Follow the rules on meals and entertainment. The main ones to keep in mind are that business meals and entertainment must take place in an environment conducive to conducting business, there must be a substantial business discussion before, during or after the meal or entertainment, and the cost should never be extravagant. You should discuss these rules with your tax pro to make sure you understand how they work and are clear on how to best maximize these deductions. Some new business owners run into trouble because they don't report travel expenses correctly. Travel expenses, especially to vacation destinations, should be documented with the business purpose.
Be careful with ambiguous expenses. If the expense seems at all personal in nature, you may be up against a fight with the IRS on whether the deduction should be allowed. For example, you may think that cute business suit is deductible because you needed it for an important business meeting. If your clothing is street-appropriate, the IRS is not going to allow the deduction. About the only clothing that can be deducted is uniforms and protective gear. Promotional clothing can be deductible. For example, if you emblazon the name of your construction company across some T-shirts, you've got a write-off.
Deduct insurance policies correctly. Expenses for long-term insurance policies cannot usually be deducted in the year of purchase. The total cost must be broken out and expensed for each month in service. If, for example, you purchased a liability policy effective from October 1, 2010, through September 30, 2011, and paid $12,000 today for the policy, you may only deduct $3,000 as an expense for 2010. Your tax pro can show you how to record this properly on the books.
If you're still not sure how to handle deductions, make a list of the types of business expenses you worry over. Then discuss the deductibility with your tax pro. Sometimes an expense that may not seem like a deductible expense can be documented to prove business intent.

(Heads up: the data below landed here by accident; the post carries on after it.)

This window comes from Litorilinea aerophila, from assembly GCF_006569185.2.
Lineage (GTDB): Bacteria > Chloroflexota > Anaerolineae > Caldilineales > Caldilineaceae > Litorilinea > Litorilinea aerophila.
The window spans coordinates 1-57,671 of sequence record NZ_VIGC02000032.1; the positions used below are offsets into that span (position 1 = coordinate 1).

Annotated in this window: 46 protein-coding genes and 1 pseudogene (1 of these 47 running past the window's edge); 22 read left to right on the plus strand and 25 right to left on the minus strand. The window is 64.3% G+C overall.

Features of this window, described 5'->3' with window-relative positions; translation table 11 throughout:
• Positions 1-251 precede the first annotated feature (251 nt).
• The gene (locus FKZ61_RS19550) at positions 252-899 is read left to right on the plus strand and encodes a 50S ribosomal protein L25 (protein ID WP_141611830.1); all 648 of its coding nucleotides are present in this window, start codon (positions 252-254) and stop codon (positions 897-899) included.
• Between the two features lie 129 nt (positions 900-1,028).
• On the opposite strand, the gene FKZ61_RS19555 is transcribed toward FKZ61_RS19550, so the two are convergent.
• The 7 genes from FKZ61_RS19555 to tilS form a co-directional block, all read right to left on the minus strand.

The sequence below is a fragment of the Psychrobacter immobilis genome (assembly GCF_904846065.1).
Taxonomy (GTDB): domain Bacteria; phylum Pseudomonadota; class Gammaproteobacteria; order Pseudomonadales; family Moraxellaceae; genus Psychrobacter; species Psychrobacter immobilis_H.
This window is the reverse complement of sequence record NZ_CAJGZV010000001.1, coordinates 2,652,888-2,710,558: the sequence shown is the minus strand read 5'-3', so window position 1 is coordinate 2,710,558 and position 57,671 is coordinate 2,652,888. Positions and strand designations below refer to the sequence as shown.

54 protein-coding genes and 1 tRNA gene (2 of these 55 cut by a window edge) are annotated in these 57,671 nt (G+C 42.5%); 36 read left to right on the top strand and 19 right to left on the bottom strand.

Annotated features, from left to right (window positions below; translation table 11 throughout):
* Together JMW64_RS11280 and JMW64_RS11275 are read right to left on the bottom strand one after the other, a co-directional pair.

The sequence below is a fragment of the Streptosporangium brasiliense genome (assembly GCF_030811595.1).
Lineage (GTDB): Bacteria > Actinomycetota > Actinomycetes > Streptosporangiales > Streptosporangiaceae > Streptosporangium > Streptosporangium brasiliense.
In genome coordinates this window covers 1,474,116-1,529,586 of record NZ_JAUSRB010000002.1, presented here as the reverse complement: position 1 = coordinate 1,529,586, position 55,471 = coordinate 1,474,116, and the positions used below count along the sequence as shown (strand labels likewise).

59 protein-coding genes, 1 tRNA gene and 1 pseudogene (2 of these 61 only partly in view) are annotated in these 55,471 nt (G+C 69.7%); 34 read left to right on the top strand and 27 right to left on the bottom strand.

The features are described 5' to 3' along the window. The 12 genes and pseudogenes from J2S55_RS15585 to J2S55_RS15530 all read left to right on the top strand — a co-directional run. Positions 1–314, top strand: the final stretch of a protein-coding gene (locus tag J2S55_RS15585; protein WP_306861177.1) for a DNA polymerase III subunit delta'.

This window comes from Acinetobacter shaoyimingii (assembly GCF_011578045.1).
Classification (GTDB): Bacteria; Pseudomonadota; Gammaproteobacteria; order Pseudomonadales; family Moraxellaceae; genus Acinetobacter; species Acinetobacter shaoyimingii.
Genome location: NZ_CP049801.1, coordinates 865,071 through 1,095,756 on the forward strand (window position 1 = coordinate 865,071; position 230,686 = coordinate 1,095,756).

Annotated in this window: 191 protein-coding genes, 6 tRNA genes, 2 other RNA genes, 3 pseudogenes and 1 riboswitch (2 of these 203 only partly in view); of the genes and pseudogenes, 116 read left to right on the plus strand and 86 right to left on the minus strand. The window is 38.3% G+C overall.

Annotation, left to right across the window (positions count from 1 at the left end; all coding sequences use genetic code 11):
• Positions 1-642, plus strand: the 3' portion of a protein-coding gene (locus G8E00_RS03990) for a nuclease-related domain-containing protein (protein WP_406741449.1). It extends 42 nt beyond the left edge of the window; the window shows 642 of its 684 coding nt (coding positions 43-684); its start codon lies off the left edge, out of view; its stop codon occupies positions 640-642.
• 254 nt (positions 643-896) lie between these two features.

Source:http://www.entrepreneur.com/article/217493#, article written by By Bonnie Lee, 11/5/10
Capital Gains Tax Rates
When determining capital gains tax rates, there are several details that need to be considered. If you are unsure of how to make this determination on your own, you may want to speak with a tax professional. Not paying the proper capital gains tax can result in future problems, such as owing more money to the IRS.
Did you know that you are responsible for both federal and state capital gains tax? Many people are under the impression that they only have to pay tax to the IRS. The majority of states do not have any special rates for capital gains tax. Instead, they opt to tax capital gains at the same rate as your regular income. While this makes it easier to determine what you owe, it also means that you will have to part with more money on the state level.
In 2008, a 0% capital gains tax rate was introduced. To qualify for this special rate, you must be in the 10% or 15% tax brackets. While this rate was designed for lower-income people, there are many tax payers who qualify. Unfortunately, the 0% capital gains tax rate is going to expire at the end of 2010. So those who are thinking about taking advantage of it should do so as soon as possible.
There are several different capital gains tax rates that you should be familiar with. They are described below:
- Short-term capital gains tax applies to assets that are purchased and sold in 1 year or less. These gains are taxed at your ordinary income tax rate. - Long-term capital gains tax applies to assets that are held for longer than 1 year before being sold. Those who are in the 10% and 15% tax brackets must pay 5% capital gains tax for anyone who falls outside those brackets must pay 15% capital gains tax (for most taxpayers). - Collectibles fit into a different category (than other assets, such as stocks). Collectibles held for 1 year or less are subject to ordinary tax rates up to 35%, depending on your income level. Collectibles held for longer than 1 year are taxed at a rate of 28% on the money gained.
It is important that you understand the various capital gains tax rates so you don't end up paying more (or less) than you are required. As you can see, holding onto assets for more than 1 year can result in big savings on the federal level. If you are required to pay capital gains tax, for short-term or long-term assets, make sure you do so in an accurate manner.